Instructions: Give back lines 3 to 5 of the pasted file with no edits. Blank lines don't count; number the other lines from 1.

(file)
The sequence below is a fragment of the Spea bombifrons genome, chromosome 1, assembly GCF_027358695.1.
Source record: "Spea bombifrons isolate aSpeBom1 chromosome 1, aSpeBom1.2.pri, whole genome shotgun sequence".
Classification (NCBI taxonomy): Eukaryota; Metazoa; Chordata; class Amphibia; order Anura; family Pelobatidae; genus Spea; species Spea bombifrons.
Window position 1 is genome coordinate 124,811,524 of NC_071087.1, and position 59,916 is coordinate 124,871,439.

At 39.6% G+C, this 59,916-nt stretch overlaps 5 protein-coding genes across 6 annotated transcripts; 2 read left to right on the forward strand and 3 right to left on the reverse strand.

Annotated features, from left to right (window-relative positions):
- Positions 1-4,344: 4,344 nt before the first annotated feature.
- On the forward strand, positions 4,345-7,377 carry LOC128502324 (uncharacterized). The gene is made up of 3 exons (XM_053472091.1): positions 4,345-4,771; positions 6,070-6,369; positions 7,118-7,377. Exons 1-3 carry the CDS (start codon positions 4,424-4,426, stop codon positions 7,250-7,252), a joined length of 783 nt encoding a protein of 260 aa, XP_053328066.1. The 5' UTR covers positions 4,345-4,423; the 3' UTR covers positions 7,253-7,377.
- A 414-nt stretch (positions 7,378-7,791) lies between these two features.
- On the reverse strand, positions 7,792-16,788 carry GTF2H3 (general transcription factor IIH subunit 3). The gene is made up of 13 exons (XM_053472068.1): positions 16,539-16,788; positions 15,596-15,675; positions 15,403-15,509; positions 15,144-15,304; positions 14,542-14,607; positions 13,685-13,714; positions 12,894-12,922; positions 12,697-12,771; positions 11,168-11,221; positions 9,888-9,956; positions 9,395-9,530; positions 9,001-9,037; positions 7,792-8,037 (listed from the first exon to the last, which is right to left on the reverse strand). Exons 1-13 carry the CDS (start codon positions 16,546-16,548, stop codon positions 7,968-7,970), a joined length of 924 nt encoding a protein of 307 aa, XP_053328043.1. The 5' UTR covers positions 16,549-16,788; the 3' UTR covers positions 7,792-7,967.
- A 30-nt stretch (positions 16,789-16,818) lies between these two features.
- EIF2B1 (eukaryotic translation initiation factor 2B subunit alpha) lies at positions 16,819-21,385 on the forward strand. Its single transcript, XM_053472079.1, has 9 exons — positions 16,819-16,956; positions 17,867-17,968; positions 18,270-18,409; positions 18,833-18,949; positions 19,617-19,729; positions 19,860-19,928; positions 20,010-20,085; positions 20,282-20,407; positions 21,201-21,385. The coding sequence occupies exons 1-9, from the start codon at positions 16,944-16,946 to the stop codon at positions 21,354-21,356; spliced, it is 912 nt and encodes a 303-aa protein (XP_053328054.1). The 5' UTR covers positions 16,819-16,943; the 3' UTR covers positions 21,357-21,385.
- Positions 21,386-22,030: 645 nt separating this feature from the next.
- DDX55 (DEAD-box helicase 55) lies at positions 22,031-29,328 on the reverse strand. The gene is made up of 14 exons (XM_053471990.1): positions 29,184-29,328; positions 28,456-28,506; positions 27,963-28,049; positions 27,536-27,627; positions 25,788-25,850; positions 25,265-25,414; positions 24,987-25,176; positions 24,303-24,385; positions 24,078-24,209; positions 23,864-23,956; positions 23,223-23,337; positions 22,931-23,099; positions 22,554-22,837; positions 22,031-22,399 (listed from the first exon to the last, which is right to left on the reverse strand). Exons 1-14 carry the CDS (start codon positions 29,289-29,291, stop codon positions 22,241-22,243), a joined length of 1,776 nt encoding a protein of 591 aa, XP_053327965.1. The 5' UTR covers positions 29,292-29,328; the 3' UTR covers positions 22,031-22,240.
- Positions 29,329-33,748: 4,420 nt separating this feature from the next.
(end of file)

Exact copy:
Classification (NCBI taxonomy): Eukaryota; Metazoa; Chordata; class Amphibia; order Anura; family Pelobatidae; genus Spea; species Spea bombifrons.
Window position 1 is genome coordinate 124,811,524 of NC_071087.1, and position 59,916 is coordinate 124,871,439.

At 39.6% G+C, this 59,916-nt stretch overlaps 5 protein-coding genes across 6 annotated transcripts; 2 read left to right on the forward strand and 3 right to left on the reverse strand.